When Bogdan Z of the ViewFinder went to Morocco he expected to be wow’d and awe’d, but he never expected that this small African country would change him forever. Although already well-travelled, Bogdan says Morocco shattered his ill-conceived notions of how the world is, how it was, and how it could be. Join us for a very special VFOriginal as we talk with Bogdan about what makes Morocco so special and how he attempted to document this beautiful country.
Most people may not notice it, but as soon as you become stagnant physically, you become stagnant mentally. In order to move your mind, you must move your body. ~Bogdan Z.
Why was this trip important to you?
This experience changed my perceptions so drastically that I can no longer see the world in the same way. This trip taught me that I know almost nothing about the world. That’s to say, everything I’ve learned about the world was about the western world, and even things I had learned about other places, were all from a western perspective.
What are some of the differences you discovered?
Well to list a few, there are no public displays of affection, most people sleep on couches (they feel beds a waste of space), and taking someone’s picture can be quite an insult.
Our journey began in Tangiers where we visited DARNA, a center for abandoned women, that teaches women life skills so that they may find work without the help of a husband. Here, we learned about the role that women play in Arabic societies. They told us that there is a big distinction between what Islam says and what their Culture says. For example, Islam doesn’t directly dictate the role of women, however, the Arabic culture has grown to oppress women by placing them below men. They said that they are not required to wear headscarves or cover their shoulders and arms, however, they feel that covering their body is positive because then men show an interest in their minds and their personalities, rather than in their appearances. I reflected on how sexualized women are in our culture and how this might look to someone from Morocco. I wouldn’t say that either extreme is good, but perhaps we should be striving for a middle ground rather than demonizing each other.
What changed your opinion of East vs West the most?
There were so many contrasts, its hard to say. In the coastal town of Asilah, we walked through the Medina where we had our first encounter with the “call to prayer.” During our short stay we heard the call four times, which made me realize how devoted to religion the Moroccan people are. It really makes Catholicism seem like a laid back religion. Whereas in Catholicism you go to church once, maybe twice per week, here you go to “church” 5 times each and every single day!
I think above everything though, the host family really changed my perception of Muslims. Our house “dad” was more of a host “bro”, or fraternity guy. During dinner he asked us, “you like to drink?” We weren’t sure what he meant. I thought in Muslim culture you weren’t allowed to drink alcohol. He repeated, “you like to drink? You like beer?” We said sure, so he told us that tonight we can go out to some bars and go dancing. We were absolutely confused. We asked him if this was typical, he told us that nearly everyone drinks in Morocco. He said that it is “officially” illegal to drink but that the government doesn’t enforce these laws. They have clubs, women and men sometimes dance together and drink together, and all of this was very normal. This surprised me the most. I had learned from long ago that in Islam drinking was strictly forbidden, yet, the more people I talked to, the more I realized that our understanding of this culture is very generalized and exaggerated.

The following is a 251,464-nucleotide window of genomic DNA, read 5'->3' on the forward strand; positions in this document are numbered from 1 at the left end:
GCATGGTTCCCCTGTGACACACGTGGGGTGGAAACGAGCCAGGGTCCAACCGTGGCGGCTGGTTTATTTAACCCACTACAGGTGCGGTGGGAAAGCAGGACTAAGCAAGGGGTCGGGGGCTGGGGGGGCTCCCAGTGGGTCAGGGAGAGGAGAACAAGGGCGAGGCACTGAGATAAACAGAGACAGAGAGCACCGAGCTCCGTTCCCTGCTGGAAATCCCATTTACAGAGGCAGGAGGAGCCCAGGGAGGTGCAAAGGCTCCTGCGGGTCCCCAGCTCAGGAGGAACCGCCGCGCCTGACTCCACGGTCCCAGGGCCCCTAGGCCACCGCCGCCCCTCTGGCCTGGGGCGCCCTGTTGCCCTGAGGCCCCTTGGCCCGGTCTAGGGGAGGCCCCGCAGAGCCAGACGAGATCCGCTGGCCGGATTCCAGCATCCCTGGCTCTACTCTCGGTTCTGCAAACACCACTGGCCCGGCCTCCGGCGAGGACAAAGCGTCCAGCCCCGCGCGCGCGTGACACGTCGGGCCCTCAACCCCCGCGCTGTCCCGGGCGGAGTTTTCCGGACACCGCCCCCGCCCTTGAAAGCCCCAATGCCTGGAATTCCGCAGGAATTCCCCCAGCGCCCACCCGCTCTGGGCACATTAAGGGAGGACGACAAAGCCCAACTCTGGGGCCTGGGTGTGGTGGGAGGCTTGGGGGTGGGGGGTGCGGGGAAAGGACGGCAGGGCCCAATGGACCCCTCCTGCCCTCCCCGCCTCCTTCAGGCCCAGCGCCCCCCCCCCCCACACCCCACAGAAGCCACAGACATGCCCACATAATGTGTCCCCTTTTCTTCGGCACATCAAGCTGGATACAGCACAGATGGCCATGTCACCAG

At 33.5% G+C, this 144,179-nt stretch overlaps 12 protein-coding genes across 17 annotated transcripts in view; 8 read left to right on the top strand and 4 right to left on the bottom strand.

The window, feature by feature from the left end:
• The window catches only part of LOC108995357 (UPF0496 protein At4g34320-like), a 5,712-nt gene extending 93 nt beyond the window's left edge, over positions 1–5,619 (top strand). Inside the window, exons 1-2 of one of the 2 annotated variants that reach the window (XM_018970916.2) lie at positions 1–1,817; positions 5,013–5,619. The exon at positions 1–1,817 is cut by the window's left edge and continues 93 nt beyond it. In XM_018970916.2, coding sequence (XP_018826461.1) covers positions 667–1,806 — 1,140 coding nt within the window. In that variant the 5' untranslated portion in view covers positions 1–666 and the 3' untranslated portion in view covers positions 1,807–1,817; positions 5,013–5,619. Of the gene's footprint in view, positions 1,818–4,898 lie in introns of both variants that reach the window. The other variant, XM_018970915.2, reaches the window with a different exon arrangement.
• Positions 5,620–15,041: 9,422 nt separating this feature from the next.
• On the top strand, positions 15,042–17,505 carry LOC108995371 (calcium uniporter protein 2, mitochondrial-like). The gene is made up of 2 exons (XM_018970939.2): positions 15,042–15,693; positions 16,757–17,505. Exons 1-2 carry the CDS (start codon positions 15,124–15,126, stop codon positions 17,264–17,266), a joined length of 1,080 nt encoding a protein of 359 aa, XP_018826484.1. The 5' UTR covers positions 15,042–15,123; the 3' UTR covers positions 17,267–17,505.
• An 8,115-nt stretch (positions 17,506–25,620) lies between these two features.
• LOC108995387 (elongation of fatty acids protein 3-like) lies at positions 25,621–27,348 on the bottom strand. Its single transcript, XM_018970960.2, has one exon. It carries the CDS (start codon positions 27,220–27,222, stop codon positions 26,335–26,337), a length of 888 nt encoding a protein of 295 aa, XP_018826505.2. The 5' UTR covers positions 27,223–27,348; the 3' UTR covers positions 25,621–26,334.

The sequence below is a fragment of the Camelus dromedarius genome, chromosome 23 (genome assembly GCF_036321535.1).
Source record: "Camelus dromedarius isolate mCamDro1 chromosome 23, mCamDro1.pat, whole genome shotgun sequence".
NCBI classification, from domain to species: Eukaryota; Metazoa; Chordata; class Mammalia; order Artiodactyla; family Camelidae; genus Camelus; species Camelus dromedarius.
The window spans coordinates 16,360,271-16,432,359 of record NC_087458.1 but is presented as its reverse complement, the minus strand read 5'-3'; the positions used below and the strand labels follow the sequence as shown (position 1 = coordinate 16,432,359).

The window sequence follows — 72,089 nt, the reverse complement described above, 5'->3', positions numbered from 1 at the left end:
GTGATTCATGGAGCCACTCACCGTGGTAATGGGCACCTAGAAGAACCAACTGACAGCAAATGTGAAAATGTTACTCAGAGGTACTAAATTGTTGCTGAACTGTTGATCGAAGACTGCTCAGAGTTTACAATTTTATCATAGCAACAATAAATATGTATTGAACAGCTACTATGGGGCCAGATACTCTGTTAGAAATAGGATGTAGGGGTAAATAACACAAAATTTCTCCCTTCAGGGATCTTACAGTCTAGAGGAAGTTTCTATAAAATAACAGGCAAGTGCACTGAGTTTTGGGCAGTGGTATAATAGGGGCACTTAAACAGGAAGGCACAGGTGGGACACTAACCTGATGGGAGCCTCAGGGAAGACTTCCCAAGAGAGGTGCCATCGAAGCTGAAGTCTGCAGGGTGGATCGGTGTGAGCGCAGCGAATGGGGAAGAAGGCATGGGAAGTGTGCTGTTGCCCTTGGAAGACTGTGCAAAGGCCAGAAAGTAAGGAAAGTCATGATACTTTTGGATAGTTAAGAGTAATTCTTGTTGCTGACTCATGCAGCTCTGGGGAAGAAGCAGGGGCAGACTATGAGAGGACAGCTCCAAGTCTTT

“You know you cannot just stop yourself from doing what you want. Why are you here then? Do what you want and don’t let people tell you no.” ~Karim M.
We know you’re an avid traveller, what keeps you moving?
Travel isn’t optional for me, it’s a necessity of life. Most people may not notice it, but as soon as you become stagnant physically, you become stagnant mentally. In order to move your mind, you must move your body. And this doesn’t have to be difficult, you don’t need to travel halfway across the world, you just need to see something new, something fresh.
What conclusions did you draw from Morocco?
There was a lot of poverty in Morocco and most of the people didn’t have much more than food and shelter. Yet somehow they seem so happy with their lives. I felt as though the U.S. was the one who was close-minded and the Moroccans were the ones willing to open up.
My experience with the people of Morocco brought up a lot of questions for me. I finally realized the impact that the media has on an entire people. We get images of Arabs as being suicide bombers or hijackers, and they get images that all of us have guns and shoot at each other. In one student group, they genuinely didn’t believe me when I told them I don’t own a gun. I feel that a lot of differences we see between these vastly different cultures really aren’t differences at all, but similarities. We put them down because we dont know them and they put us down because they dont know us.
I realize now that nothing needs to be the way it is and that everything has slowly been evolved by the society we live in. More so now, the media is shaping our world very rapidly. That is why documentary work is so important, it provides an opportunity to reverse these cultural constructions and form a new, more open world.